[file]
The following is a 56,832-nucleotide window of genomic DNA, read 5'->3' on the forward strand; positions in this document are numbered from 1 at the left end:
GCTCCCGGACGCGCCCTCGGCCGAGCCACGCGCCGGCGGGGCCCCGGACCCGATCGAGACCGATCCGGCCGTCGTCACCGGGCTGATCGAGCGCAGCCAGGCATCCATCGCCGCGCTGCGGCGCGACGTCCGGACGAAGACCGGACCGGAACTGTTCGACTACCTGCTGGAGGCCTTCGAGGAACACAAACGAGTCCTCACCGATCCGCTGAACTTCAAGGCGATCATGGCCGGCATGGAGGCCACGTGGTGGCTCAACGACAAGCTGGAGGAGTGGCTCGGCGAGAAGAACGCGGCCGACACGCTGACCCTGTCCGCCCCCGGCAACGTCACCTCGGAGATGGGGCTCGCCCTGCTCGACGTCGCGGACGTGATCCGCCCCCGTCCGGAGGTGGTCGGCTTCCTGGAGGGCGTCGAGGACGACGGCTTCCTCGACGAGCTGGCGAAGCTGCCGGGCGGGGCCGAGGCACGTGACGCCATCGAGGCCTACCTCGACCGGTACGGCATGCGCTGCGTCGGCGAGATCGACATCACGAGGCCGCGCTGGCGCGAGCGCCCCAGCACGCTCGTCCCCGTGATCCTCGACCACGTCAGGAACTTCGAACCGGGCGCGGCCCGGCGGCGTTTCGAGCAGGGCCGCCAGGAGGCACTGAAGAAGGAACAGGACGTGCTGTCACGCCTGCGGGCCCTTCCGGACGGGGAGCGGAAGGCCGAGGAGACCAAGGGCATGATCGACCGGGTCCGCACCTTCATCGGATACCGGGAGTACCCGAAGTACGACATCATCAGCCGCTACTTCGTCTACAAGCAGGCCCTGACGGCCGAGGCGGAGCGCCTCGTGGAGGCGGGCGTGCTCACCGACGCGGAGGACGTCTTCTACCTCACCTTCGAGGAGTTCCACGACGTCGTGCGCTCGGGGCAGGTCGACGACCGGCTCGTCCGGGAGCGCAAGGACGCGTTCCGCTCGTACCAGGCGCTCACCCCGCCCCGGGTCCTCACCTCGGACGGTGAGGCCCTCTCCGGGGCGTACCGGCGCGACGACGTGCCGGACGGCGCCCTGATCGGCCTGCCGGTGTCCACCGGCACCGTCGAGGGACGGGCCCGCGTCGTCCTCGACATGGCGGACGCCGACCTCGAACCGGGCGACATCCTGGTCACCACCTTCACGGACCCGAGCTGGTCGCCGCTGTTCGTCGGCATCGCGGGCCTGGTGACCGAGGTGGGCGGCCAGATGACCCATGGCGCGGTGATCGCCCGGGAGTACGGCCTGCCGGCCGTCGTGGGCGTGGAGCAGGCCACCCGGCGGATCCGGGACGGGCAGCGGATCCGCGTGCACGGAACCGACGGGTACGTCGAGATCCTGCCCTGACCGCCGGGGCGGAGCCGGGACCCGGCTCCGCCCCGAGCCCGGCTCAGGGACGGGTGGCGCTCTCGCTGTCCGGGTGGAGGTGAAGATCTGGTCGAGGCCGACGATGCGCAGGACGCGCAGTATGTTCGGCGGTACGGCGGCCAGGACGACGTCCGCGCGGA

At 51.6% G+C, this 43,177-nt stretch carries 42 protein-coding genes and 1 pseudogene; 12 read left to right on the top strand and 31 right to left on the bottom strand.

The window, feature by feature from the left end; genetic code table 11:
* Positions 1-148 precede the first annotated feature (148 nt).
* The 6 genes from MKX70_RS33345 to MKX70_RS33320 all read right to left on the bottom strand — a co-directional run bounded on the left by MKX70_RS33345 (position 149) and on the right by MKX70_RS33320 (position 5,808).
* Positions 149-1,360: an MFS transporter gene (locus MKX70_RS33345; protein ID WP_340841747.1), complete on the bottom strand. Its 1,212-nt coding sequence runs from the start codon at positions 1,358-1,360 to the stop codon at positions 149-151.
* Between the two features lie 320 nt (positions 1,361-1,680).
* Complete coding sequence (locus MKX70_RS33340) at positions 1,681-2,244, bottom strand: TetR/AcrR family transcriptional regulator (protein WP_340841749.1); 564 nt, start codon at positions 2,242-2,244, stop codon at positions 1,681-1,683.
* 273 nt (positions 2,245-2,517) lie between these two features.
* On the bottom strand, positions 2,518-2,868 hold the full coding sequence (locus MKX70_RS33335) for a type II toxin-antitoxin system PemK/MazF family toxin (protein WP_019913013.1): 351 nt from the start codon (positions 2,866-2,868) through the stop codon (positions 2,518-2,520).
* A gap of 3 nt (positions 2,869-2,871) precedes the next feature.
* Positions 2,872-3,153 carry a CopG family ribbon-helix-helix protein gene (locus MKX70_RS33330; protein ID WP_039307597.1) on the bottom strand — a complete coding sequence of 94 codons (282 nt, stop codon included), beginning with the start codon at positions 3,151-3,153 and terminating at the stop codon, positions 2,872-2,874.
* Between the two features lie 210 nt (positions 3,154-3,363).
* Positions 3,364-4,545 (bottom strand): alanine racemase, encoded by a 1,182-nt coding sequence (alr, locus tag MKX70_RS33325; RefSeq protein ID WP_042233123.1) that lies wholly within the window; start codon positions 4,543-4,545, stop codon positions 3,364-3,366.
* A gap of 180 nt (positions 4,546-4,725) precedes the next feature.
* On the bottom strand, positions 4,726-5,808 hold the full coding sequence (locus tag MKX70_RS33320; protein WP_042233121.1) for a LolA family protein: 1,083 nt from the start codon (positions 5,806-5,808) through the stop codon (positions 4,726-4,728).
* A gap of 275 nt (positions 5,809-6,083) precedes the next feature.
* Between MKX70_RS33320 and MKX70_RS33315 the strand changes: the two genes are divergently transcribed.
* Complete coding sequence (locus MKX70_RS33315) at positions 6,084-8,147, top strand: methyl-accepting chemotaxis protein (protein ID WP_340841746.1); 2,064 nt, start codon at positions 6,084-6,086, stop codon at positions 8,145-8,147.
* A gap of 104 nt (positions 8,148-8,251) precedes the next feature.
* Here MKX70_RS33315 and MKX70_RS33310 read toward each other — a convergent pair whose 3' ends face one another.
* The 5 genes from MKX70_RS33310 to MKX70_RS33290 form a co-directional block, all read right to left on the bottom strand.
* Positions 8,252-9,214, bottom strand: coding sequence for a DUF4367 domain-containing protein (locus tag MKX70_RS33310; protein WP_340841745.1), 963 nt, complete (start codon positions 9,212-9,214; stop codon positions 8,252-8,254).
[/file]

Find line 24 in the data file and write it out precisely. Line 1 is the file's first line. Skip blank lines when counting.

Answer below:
* Positions 8,252-9,214, bottom strand: coding sequence for a DUF4367 domain-containing protein (locus tag MKX70_RS33310; protein WP_340841745.1), 963 nt, complete (start codon positions 9,212-9,214; stop codon positions 8,252-8,254).